For example, in Figure 4 below, the flop on the left is a regular D flipflop in golden design while the flop on the right is scan-enabled D flipflop in revised design after scan insertion. The D input in golden design is a function of Din while the D input in revised design is a function of Din, scan_in, and scan_enable. So, when vectors are passed to both flops by the tool, they will be flagged as not equivalent. But in functional mode, scan_enable will always be zero. So, if a constraint is added on scan_enable to tie it to 1’b0, then both the golden and revised design will be equal in functional mode.
add pin constraint 0 scan_enable-revised
Figure 4 This is how golden DFF vs. revised DFF looks after scan insertion.
4. Specification of modeling directives
After synthesis, the netlist output from the synthesis tool would be power optimized. So, any clock gating logic in golden design would be converted to latch-based clock gating as indicated in Figure 5 below on the revised side. Many such optimizations will be done by different tools and it is necessary to carefully review them and add modeling directives to match both designs. The below command can be used to add modeling directive for clock gating optimization:
set flatten model-gated_clock
Figure 5 This is how golden DFF vs. revised DFF looks after power optimization.
5. Switch to LEC mode
After all the setup constraints and modeling directives are added, the tool must be toggled to LEC mode for mapping key points and comparison. It’s done by using the following command:
set system mode lec
6. Mapping process
When the tool is set to LEC mode, the tool automatically maps key points such as primary inputs (PI), primary outputs (PO), DFFs, D-latches, blackboxes, Z-gates, and cut gates. First the tool uses name-based mapping followed by function-based mapping. As the name indicates, in name-based mapping, the tool maps based on names of nets/variables in both golden and revised designs. In function-based mapping, the tool analyzes the input logic cone of a key point and maps based on it. Name-based mapping takes less runtime than function-based mapping, hence the tool tries to map key points with name-based mapping before switching to function based mapping.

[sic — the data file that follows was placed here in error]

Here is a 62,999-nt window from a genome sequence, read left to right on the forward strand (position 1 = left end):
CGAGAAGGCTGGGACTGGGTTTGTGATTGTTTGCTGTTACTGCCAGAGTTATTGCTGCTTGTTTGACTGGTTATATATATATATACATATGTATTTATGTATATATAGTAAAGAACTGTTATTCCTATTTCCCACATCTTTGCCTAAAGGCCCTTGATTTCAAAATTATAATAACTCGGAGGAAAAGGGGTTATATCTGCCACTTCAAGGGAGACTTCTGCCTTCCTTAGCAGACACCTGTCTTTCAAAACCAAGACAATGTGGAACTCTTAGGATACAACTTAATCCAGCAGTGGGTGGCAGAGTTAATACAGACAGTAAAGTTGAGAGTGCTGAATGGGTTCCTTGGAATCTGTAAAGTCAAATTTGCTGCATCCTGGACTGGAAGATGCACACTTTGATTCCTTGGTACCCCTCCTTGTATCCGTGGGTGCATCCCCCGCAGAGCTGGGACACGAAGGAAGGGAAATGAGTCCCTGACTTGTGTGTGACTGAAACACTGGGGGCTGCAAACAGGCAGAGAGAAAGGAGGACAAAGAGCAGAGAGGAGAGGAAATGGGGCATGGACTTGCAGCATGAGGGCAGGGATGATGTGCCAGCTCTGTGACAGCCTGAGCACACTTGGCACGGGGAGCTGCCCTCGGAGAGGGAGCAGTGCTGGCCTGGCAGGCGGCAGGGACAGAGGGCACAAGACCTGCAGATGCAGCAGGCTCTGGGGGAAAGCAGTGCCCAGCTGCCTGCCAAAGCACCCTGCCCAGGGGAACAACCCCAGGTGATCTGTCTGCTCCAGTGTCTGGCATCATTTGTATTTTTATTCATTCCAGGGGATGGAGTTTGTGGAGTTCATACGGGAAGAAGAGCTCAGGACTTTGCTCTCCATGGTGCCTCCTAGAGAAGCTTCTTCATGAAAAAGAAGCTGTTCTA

It is imperative that all key points should be mapped. But when running LEC for the first time, not all key points will be mapped. This is because of optimizations done by different tools used in the IC design process. For example, the synthesis tool based on the settings will rename the register /dma_reg in RTL as /dma_0_reg in netlist. Name-based mapping will not be able to match this key point, while function-based mapping might be or might not be able to match this key point based on the complexity of the logic cone. Under these conditions, a renaming rule should be provided to the tool so these key points can be mapped. The following renaming rule will solve the above mentioned unmapped key points:
add renaming rule REG1 “%d_reg[%d]” “reg[@1][@2]” -revised
7. Compare process
Comparison will be done only on mapped key points. So, as mentioned before, it is important that all key points should be mapped. The tool will try to prove equivalency by passing all combinations of inputs to the logic cone and checks the output behavior. After the comparison process, the tool will categorize key points as equivalent, inverted equivalent, non-equivalent, and abort points. All the categories apart from equivalent key point should be debugged. If all the compare points come out as equivalent, then we can conclude that the golden and revised design are matching.
The comparison process can be invoked in LEC mode by using the following command, and the following message as shown in Figure 6 will be displayed after comparison:
add compare point-all compare
Figure 6 The shown LEC log summary is of a non-equivalent golden and revised design.
As discussed above, running regression and other complex simulations every time the design changes is not an efficient way of validating the design. Using the LEC tool under such circumstances has shown that design can be validated with much less runtime. Following the above-mentioned steps to do LEC with Cadence Conformal will simplify the overall process and reduces debug time by a significant margin.
Disclaimer: The author does not have any association with Cadence Design Systems or Synopsys. Any specific product reference does not constitute as an endorsement or recommendation. The views or opinions expressed by the author do not reflect the views of the author’s employer, Marvell Technology Inc.
This article was originally published on EDN.
Deekshith Krishnegowda is an IC design engineer at Marvell Technology’s Santa Clara office.